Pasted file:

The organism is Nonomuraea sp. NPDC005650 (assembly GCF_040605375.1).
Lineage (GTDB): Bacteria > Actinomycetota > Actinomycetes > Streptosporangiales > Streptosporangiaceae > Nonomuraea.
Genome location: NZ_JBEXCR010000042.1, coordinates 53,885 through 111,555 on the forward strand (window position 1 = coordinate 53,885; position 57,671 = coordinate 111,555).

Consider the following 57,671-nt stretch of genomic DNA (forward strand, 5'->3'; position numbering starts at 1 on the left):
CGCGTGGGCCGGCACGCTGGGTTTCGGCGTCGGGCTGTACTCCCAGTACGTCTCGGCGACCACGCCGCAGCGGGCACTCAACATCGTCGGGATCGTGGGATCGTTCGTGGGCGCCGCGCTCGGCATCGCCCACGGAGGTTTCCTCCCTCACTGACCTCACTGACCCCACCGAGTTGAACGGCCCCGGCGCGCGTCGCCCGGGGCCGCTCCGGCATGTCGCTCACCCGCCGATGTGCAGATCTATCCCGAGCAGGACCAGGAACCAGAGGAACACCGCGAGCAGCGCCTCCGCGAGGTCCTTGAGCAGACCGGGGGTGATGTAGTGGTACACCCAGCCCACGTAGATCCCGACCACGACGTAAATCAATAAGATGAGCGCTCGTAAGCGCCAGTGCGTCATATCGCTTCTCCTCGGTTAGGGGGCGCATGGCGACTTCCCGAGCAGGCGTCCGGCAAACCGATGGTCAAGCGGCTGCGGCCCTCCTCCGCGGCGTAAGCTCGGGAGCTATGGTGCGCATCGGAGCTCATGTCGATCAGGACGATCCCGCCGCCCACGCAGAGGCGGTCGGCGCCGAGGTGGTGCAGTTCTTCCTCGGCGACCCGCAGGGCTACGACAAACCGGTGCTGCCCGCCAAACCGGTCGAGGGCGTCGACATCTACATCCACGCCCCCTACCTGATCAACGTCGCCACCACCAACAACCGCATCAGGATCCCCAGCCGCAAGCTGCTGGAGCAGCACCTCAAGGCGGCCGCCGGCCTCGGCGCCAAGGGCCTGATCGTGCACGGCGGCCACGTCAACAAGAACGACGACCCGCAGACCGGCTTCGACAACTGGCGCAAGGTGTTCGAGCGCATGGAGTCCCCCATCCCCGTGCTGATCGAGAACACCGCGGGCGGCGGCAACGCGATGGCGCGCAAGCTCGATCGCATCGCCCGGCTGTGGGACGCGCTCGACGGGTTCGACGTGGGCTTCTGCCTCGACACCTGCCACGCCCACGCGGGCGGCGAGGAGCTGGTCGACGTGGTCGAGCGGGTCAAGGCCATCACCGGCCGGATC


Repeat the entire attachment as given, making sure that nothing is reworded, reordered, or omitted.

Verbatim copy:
The organism is Nonomuraea sp. NPDC005650 (assembly GCF_040605375.1).
Lineage (GTDB): Bacteria > Actinomycetota > Actinomycetes > Streptosporangiales > Streptosporangiaceae > Nonomuraea.
Genome location: NZ_JBEXCR010000042.1, coordinates 53,885 through 111,555 on the forward strand (window position 1 = coordinate 53,885; position 57,671 = coordinate 111,555).

Consider the following 57,671-nt stretch of genomic DNA (forward strand, 5'->3'; position numbering starts at 1 on the left):
CGCGTGGGCCGGCACGCTGGGTTTCGGCGTCGGGCTGTACTCCCAGTACGTCTCGGCGACCACGCCGCAGCGGGCACTCAACATCGTCGGGATCGTGGGATCGTTCGTGGGCGCCGCGCTCGGCATCGCCCACGGAGGTTTCCTCCCTCACTGACCTCACTGACCCCACCGAGTTGAACGGCCCCGGCGCGCGTCGCCCGGGGCCGCTCCGGCATGTCGCTCACCCGCCGATGTGCAGATCTATCCCGAGCAGGACCAGGAACCAGAGGAACACCGCGAGCAGCGCCTCCGCGAGGTCCTTGAGCAGACCGGGGGTGATGTAGTGGTACACCCAGCCCACGTAGATCCCGACCACGACGTAAATCAATAAGATGAGCGCTCGTAAGCGCCAGTGCGTCATATCGCTTCTCCTCGGTTAGGGGGCGCATGGCGACTTCCCGAGCAGGCGTCCGGCAAACCGATGGTCAAGCGGCTGCGGCCCTCCTCCGCGGCGTAAGCTCGGGAGCTATGGTGCGCATCGGAGCTCATGTCGATCAGGACGATCCCGCCGCCCACGCAGAGGCGGTCGGCGCCGAGGTGGTGCAGTTCTTCCTCGGCGACCCGCAGGGCTACGACAAACCGGTGCTGCCCGCCAAACCGGTCGAGGGCGTCGACATCTACATCCACGCCCCCTACCTGATCAACGTCGCCACCACCAACAACCGCATCAGGATCCCCAGCCGCAAGCTGCTGGAGCAGCACCTCAAGGCGGCCGCCGGCCTCGGCGCCAAGGGCCTGATCGTGCACGGCGGCCACGTCAACAAGAACGACGACCCGCAGACCGGCTTCGACAACTGGCGCAAGGTGTTCGAGCGCATGGAGTCCCCCATCCCCGTGCTGATCGAGAACACCGCGGGCGGCGGCAACGCGATGGCGCGCAAGCTCGATCGCATCGCCCGGCTGTGGGACGCGCTCGACGGGTTCGACGTGGGCTTCTGCCTCGACACCTGCCACGCCCACGCGGGCGGCGAGGAGCTGGTCGACGTGGTCGAGCGGGTCAAGGCCATCACCGGCCGGATC